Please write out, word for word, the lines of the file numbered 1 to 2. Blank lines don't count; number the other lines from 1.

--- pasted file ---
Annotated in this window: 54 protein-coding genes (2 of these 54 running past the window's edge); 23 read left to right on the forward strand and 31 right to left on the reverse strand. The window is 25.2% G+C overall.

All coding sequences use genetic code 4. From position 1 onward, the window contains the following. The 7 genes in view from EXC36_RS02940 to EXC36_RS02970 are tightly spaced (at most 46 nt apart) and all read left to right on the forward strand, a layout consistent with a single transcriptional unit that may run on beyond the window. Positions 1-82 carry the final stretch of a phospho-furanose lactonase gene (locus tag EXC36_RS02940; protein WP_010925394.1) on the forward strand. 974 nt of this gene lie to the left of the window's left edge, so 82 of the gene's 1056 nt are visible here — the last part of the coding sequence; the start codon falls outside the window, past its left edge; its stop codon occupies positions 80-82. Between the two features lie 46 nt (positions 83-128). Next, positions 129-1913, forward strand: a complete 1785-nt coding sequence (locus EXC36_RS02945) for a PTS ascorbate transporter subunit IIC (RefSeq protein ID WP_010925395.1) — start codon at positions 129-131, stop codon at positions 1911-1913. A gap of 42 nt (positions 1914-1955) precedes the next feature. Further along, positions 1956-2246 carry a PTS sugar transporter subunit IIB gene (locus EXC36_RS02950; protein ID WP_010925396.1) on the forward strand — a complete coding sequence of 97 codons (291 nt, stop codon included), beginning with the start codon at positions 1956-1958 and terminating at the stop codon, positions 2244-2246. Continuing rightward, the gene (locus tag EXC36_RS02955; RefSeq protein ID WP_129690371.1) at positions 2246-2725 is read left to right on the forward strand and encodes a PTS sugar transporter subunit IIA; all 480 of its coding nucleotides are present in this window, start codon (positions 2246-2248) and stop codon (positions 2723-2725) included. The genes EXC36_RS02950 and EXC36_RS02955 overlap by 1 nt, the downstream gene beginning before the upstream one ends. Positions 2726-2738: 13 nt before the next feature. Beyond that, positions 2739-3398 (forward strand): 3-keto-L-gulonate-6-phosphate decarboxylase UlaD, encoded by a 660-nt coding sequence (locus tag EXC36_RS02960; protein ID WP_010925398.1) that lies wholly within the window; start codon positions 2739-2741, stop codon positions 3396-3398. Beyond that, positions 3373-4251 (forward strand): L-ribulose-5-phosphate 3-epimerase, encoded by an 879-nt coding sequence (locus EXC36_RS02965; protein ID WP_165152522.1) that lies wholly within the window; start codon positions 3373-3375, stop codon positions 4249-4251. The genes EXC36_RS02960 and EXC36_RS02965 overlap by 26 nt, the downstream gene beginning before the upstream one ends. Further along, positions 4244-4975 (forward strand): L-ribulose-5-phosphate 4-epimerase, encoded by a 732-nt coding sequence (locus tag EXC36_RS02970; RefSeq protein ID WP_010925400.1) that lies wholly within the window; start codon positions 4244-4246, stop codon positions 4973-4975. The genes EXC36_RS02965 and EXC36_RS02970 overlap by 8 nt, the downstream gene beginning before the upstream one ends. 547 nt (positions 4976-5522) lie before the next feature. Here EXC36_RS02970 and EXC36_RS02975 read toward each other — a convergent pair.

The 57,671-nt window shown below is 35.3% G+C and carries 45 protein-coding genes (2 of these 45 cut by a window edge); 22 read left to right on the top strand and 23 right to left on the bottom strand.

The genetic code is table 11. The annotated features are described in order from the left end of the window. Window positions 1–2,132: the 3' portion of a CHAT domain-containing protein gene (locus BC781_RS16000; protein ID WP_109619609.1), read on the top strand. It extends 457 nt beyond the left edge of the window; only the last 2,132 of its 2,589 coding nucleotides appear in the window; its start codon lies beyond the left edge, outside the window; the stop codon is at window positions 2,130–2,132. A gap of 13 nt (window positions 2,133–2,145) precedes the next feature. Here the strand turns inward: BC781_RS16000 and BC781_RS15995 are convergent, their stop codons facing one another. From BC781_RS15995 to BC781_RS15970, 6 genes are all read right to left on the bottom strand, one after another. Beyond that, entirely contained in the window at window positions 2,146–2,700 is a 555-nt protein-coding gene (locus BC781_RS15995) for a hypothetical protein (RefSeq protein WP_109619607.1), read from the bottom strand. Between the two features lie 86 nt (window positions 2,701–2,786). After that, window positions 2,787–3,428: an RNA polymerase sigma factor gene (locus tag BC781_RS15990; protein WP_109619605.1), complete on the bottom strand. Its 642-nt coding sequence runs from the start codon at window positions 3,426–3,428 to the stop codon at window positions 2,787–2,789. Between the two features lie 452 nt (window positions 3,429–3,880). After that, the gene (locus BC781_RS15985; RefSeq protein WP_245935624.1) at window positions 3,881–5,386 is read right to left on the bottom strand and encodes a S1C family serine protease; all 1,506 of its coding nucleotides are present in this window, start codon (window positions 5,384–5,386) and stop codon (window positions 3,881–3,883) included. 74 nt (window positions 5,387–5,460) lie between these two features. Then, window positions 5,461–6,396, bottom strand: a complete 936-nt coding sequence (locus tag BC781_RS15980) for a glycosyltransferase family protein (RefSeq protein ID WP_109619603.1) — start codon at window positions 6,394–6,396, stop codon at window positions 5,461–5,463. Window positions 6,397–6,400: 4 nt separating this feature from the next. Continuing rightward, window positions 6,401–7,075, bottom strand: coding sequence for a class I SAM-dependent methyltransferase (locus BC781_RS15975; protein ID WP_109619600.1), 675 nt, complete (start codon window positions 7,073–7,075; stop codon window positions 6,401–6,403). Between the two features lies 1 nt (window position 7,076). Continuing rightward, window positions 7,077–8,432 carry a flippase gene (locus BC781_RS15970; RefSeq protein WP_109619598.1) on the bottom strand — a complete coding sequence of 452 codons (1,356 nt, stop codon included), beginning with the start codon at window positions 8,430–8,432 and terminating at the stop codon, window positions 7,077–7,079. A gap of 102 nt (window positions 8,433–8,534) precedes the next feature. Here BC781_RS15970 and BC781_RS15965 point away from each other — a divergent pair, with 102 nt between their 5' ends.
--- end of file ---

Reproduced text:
Annotated in this window: 54 protein-coding genes (2 of these 54 running past the window's edge); 23 read left to right on the forward strand and 31 right to left on the reverse strand. The window is 25.2% G+C overall.

All coding sequences use genetic code 4. From position 1 onward, the window contains the following. The 7 genes in view from EXC36_RS02940 to EXC36_RS02970 are tightly spaced (at most 46 nt apart) and all read left to right on the forward strand, a layout consistent with a single transcriptional unit that may run on beyond the window. Positions 1-82 carry the final stretch of a phospho-furanose lactonase gene (locus tag EXC36_RS02940; protein WP_010925394.1) on the forward strand. 974 nt of this gene lie to the left of the window's left edge, so 82 of the gene's 1056 nt are visible here — the last part of the coding sequence; the start codon falls outside the window, past its left edge; its stop codon occupies positions 80-82. Between the two features lie 46 nt (positions 83-128). Next, positions 129-1913, forward strand: a complete 1785-nt coding sequence (locus EXC36_RS02945) for a PTS ascorbate transporter subunit IIC (RefSeq protein ID WP_010925395.1) — start codon at positions 129-131, stop codon at positions 1911-1913. A gap of 42 nt (positions 1914-1955) precedes the next feature. Further along, positions 1956-2246 carry a PTS sugar transporter subunit IIB gene (locus EXC36_RS02950; protein ID WP_010925396.1) on the forward strand — a complete coding sequence of 97 codons (291 nt, stop codon included), beginning with the start codon at positions 1956-1958 and terminating at the stop codon, positions 2244-2246. Continuing rightward, the gene (locus tag EXC36_RS02955; RefSeq protein ID WP_129690371.1) at positions 2246-2725 is read left to right on the forward strand and encodes a PTS sugar transporter subunit IIA; all 480 of its coding nucleotides are present in this window, start codon (positions 2246-2248) and stop codon (positions 2723-2725) included. The genes EXC36_RS02950 and EXC36_RS02955 overlap by 1 nt, the downstream gene beginning before the upstream one ends. Positions 2726-2738: 13 nt before the next feature. Beyond that, positions 2739-3398 (forward strand): 3-keto-L-gulonate-6-phosphate decarboxylase UlaD, encoded by a 660-nt coding sequence (locus tag EXC36_RS02960; protein ID WP_010925398.1) that lies wholly within the window; start codon positions 2739-2741, stop codon positions 3396-3398. Beyond that, positions 3373-4251 (forward strand): L-ribulose-5-phosphate 3-epimerase, encoded by an 879-nt coding sequence (locus EXC36_RS02965; protein ID WP_165152522.1) that lies wholly within the window; start codon positions 3373-3375, stop codon positions 4249-4251. The genes EXC36_RS02960 and EXC36_RS02965 overlap by 26 nt, the downstream gene beginning before the upstream one ends. Further along, positions 4244-4975 (forward strand): L-ribulose-5-phosphate 4-epimerase, encoded by a 732-nt coding sequence (locus tag EXC36_RS02970; RefSeq protein ID WP_010925400.1) that lies wholly within the window; start codon positions 4244-4246, stop codon positions 4973-4975. The genes EXC36_RS02965 and EXC36_RS02970 overlap by 8 nt, the downstream gene beginning before the upstream one ends. 547 nt (positions 4976-5522) lie before the next feature. Here EXC36_RS02970 and EXC36_RS02975 read toward each other — a convergent pair.